July 29, 2019

Sample code for IoT development

codes coding hacker

When producing sample code for documentation, it can be easy to fall into the trap that what is written is “not production” and it can suffer from undergoing less scrutiny than code that is immediately destined for production systems.

It’s always worth remembering that developers reading your sample code will likely (perhaps blindly) trust that a given example is the right way to do things.

When you write sample code and technical documentation, you are acting as a teacher to developers you may not even meet or speak to.

The code written may well be simply copy-pasted into another application and any issues within it have left your sphere of control: the defect is now in another application, and may well propagate from there! The next developer on this third-party system is unlikely to look back to your original sample code, they’ll simply use the examples left in other places it has been implemented. Thus any original defect is amplified and propagated.

So how do we prevent this spread of issues? Simply by treating our sample code with the same care, attention and scrutiny that we give to live production code. It’s not a disposable script to test a feature out: it’s a chunk of code that will be used in ways you cannot yet imagine! It should still pass through QA, code reviews and sanity tests, and follow the principles of SSCCE.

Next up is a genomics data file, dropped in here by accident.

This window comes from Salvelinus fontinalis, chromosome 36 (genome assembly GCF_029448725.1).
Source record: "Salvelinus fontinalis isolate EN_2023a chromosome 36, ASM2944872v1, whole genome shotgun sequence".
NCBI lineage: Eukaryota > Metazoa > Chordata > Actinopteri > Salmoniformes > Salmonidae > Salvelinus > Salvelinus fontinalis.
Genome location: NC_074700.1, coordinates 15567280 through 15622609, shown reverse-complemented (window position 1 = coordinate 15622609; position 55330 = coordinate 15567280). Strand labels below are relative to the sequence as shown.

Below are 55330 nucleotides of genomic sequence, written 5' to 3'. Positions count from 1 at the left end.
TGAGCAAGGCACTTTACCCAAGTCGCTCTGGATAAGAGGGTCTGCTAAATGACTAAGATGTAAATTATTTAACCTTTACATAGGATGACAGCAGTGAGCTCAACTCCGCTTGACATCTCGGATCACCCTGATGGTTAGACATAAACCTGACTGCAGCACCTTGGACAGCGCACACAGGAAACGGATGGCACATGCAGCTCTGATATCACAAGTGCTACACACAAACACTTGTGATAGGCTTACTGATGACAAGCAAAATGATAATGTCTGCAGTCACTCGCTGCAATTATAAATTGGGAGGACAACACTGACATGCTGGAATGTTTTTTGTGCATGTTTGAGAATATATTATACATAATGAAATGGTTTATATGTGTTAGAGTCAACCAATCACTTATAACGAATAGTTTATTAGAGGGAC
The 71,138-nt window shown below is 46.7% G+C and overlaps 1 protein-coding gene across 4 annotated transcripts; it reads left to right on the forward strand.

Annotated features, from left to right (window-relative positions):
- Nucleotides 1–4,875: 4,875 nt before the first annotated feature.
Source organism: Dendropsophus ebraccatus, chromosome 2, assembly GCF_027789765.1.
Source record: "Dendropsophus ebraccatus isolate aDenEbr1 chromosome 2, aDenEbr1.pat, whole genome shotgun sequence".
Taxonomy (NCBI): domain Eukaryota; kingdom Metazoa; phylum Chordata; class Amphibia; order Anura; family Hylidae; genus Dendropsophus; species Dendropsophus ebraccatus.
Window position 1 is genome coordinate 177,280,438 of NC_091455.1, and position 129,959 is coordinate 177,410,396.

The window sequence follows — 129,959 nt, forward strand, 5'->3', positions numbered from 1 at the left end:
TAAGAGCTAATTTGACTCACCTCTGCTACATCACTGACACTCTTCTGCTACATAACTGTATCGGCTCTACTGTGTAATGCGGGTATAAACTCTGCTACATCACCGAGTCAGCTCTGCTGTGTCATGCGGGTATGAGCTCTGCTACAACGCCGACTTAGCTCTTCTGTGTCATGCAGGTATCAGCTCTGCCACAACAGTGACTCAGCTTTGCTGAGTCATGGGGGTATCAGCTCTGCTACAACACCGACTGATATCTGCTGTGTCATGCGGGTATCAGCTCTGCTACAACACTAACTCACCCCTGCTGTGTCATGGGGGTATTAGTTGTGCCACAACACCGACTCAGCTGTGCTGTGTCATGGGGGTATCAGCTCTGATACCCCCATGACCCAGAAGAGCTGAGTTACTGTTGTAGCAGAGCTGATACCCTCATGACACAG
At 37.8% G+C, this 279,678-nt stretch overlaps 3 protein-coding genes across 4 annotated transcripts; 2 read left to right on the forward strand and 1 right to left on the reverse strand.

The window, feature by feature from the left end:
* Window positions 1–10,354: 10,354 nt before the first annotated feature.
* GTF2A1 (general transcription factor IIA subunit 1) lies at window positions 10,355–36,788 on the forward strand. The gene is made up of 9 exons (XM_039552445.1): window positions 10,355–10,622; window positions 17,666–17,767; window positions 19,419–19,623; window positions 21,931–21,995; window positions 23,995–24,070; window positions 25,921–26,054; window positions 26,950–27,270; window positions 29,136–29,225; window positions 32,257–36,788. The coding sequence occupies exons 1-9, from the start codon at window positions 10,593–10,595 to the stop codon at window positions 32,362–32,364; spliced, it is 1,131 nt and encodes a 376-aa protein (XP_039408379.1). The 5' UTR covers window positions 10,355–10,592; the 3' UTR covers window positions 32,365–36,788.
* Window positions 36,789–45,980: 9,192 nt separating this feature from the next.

SSCC stands for: Short, Self-Contained, Correct Example and sets out some principles for documentation and example scripts:

  • Short (Small) – Sample code should be concise and readable
  • Self-Contained – Ensure everything is included, ready to go.
  • Correct – Copy, paste, (compile,) see is the aim!
  • Example – Demonstrates simply the feature in question.


To keep these sample applications clean and small, effort should be taken to trim the sample to only the required code to be demonstrated. This helps reduce the cognitive load needed to understand the example, and allows another developer to follow the flow cleanly.

Example inputs and outputs, sometimes with dummy code help to keep the samples self-contained. Sometimes prerequisites are needed, but often these can be mocked up using static variables rather than needing full access to external systems.

Example code should compile in one step, run and demonstrate the feature with no other inputs needed from a developer. No tinkering with config, or multi-stage deployments!

We supply full sample code for features a client may want to integrate into their systems as part of our client and partner documentation portal.

With KeyScaler available on so many different platforms, often this code will form parts of a proof of concept, and sometimes may be written on a bespoke basis to demonstrate specific use-cases and combinations of technology. Sample code accelerates our clients path to implementation, and helps them get value from KeyScaler from day one.

Sam Boswell